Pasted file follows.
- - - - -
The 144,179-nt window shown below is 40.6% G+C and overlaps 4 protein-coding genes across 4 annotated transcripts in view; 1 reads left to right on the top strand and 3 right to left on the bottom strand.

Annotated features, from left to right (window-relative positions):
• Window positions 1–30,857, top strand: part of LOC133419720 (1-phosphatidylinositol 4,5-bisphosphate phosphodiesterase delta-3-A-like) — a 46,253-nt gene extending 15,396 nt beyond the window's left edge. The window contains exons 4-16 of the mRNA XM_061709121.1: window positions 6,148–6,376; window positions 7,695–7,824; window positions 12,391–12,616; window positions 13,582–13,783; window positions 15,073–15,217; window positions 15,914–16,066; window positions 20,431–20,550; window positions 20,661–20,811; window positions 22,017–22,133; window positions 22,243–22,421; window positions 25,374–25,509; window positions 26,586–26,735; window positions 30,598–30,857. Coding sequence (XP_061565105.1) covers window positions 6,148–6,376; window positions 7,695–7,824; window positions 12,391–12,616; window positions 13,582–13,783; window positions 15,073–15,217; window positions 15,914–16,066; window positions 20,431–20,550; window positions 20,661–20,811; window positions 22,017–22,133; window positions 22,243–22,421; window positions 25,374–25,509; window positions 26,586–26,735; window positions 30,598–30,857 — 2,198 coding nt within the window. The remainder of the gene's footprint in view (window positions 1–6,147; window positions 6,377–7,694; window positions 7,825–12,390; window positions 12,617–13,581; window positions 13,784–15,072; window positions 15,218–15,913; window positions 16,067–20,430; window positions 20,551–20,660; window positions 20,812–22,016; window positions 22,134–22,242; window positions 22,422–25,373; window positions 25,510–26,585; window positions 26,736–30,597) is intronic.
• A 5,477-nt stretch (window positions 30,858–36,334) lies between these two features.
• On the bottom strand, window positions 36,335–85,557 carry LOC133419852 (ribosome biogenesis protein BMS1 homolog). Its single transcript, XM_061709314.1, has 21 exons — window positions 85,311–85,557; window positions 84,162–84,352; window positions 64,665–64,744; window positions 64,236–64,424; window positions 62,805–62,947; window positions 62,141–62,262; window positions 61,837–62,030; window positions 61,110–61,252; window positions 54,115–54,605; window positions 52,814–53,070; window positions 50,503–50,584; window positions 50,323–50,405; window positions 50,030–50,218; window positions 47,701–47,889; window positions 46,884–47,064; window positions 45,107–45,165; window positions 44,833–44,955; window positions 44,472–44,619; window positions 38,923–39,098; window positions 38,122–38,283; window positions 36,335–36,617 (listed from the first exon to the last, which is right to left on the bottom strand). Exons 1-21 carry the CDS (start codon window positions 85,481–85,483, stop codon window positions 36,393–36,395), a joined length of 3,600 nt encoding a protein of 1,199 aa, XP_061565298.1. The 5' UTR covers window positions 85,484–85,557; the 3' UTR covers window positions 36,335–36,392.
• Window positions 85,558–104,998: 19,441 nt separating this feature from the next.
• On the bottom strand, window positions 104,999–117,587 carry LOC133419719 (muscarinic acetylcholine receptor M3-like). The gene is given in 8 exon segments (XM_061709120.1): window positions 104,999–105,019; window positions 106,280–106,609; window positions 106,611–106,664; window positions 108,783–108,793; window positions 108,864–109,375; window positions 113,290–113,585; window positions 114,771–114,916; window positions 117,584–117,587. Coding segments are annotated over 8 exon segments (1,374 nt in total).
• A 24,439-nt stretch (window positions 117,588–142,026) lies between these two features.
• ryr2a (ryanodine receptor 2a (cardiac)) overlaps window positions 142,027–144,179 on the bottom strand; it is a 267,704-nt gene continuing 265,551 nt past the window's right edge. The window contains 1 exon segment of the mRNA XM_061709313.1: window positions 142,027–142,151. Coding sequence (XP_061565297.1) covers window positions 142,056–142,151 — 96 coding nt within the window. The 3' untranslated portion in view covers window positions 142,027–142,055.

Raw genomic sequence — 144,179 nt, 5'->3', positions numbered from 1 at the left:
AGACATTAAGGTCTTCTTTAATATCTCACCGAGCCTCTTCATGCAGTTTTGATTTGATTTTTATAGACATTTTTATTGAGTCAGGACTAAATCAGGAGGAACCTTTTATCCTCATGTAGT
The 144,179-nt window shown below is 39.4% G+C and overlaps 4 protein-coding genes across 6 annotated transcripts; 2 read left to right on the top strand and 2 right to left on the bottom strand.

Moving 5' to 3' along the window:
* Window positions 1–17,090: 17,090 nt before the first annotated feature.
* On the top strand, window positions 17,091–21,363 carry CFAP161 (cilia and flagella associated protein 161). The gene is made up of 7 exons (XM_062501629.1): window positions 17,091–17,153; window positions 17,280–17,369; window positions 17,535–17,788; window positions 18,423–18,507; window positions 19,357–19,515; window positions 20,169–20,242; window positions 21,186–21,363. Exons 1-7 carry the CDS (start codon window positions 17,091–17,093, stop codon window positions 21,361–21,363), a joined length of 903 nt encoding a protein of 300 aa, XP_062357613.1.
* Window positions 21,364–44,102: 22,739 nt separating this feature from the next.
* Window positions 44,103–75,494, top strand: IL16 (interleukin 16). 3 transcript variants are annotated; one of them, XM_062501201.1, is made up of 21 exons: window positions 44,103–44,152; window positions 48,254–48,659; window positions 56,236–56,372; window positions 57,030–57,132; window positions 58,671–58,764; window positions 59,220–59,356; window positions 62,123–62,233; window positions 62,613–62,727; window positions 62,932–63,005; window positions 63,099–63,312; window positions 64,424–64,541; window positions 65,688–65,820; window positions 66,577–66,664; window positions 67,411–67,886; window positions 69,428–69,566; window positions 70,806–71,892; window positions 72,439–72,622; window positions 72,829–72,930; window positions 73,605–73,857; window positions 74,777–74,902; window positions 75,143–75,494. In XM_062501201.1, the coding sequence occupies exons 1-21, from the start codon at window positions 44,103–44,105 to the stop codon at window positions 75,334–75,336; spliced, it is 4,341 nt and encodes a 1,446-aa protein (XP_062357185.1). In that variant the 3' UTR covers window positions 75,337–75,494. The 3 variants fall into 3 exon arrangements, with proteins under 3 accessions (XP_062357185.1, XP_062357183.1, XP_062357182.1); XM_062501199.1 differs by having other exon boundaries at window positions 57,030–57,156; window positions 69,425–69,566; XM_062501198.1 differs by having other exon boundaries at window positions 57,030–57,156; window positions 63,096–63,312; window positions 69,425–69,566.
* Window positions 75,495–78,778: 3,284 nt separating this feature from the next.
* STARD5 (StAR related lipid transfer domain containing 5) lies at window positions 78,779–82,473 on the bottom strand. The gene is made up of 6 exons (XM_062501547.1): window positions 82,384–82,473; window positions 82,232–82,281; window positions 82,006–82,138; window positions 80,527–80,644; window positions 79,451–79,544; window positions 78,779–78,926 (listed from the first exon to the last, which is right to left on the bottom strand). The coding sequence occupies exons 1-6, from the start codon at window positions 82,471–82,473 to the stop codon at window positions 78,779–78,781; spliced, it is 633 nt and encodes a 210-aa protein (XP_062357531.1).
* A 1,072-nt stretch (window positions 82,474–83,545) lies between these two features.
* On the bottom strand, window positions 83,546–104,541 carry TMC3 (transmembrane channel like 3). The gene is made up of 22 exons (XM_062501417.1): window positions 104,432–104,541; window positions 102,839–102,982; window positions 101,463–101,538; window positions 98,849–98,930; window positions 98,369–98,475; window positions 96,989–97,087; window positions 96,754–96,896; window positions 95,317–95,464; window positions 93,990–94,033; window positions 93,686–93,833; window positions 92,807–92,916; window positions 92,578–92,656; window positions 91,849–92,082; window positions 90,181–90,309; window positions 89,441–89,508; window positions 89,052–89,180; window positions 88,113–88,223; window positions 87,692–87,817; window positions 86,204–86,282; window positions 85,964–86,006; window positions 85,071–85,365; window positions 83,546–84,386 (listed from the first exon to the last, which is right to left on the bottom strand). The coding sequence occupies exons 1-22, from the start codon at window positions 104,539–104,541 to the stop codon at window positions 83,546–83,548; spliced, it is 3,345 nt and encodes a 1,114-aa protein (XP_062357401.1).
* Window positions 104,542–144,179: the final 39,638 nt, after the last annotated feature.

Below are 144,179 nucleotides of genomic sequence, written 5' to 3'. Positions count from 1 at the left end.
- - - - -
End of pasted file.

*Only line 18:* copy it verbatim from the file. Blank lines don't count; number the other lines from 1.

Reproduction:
* Window positions 75,495–78,778: 3,284 nt separating this feature from the next.